Understaffed and at capacity, VUMC shifts model to handle COVID surge


NASHVILLE, Tenn. (WKRN) – Understaffed and overworked, Vanderbilt University Medical Center is consistently changing their model to handle the surge in COVID patients. 

The director of the Intensive Care Unit, Dr. Todd Rice, says the hospital already reached its breaking point, calling off surgeries and elective procedures as they continue re-working roles of employees, improvising with what they have. 

“I think the term we are using is bursting at the seams,” Dr. Rice stated. 

The hospital is over capacity with around 200 COVID patients, according to Dr. Rice. 

“About half of those is what we are used to handle.” 

Therefore they have shifted gears, moving staff into different roles and converting patient rooms as part of their efforts. 

“There’s sort of a re-distribution of job duties and job descriptions to try, and you now have everybody help and take care of these patients as best we can. We now have things we call pop-up ICU’s where we are converting beds from other places because we need more ICU beds,” he explained. 

It’s not about finding space or beds for the patients he said, but rather a provider that can be with them. 

Middle Tennessee was already experiencing a nursing shortage before covid hit, Dr. Rice said with the surge in cases they are simply running thin. 

“This has been a long 18 months and lots of people have gotten really burned out.”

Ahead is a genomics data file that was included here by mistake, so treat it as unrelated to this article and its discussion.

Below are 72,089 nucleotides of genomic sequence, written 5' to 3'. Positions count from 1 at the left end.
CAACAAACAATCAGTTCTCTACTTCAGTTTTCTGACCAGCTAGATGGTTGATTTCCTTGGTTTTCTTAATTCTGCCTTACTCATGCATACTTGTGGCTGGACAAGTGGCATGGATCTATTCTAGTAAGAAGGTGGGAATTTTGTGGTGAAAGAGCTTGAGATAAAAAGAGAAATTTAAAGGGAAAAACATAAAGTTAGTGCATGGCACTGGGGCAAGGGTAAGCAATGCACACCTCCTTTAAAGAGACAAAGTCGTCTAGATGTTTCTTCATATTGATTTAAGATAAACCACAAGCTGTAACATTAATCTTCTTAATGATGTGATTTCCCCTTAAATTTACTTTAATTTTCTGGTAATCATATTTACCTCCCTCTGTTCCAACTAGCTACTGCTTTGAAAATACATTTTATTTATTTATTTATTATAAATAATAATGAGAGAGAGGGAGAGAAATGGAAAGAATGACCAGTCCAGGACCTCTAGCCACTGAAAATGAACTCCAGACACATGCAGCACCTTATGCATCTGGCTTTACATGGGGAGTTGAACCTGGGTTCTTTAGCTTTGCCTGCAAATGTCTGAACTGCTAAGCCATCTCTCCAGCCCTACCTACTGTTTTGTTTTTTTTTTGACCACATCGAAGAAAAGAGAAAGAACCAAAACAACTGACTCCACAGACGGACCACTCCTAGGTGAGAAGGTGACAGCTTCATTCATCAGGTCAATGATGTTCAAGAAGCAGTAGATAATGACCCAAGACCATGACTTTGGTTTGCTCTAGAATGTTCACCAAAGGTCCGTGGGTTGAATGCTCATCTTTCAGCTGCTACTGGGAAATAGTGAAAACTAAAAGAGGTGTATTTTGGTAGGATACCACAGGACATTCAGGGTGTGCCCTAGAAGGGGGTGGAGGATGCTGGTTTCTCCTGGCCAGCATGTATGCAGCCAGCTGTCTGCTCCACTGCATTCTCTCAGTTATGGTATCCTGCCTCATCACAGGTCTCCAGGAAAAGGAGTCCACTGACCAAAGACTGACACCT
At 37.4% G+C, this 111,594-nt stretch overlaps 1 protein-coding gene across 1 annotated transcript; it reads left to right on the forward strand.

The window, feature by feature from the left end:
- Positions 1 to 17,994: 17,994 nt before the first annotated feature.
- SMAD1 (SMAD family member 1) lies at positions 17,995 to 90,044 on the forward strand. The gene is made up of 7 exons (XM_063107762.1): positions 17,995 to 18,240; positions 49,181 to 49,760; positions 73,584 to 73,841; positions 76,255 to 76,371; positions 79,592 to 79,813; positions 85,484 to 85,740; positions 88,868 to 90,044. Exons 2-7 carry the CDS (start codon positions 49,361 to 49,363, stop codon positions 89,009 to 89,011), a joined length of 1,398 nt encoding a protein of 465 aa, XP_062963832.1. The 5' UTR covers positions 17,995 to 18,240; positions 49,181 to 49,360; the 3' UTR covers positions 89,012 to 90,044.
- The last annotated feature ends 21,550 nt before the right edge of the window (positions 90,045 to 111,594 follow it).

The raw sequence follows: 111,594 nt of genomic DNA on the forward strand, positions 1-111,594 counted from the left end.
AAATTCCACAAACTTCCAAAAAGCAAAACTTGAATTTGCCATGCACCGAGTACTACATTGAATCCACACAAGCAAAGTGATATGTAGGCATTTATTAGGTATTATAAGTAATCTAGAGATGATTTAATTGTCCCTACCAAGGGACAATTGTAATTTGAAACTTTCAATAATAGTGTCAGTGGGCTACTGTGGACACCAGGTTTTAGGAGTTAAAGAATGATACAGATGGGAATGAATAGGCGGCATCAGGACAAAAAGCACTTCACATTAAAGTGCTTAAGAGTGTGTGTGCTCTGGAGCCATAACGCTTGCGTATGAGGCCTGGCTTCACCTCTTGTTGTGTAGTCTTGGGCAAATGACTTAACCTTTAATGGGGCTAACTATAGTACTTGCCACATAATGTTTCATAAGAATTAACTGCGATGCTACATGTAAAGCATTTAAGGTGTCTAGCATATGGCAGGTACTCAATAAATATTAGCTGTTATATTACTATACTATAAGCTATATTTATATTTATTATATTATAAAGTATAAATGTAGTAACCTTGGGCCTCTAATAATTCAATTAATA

Dr. Rice says while they need nurses, there is another role that’s in high demand as this disease skyrockets.

“There’s a huge shortage of respiratory therapists and, as you know, COVID is a disease that has respiratory problems. So respiratory therapists are on the front lines, so we are actively trying to hire more respiratory therapists. There just aren’t a lot of people out there with that skill set to be hired, so we are having to make do and working overtime and extra shifts and that sort of stuff to cover.” 

He says employees are exhausted and he doesn’t see it coming to an end anytime soon. 

“It’s often a lot easier to do something if you know when the end is. As long as the cases are going up, there is no way we are going to see a reprieve in the hospitalizations or the ICU’s,” said Dr. Rice. 

He adds that it is even more frustrating that about 90 percent of their COVID patients are unvaccinated

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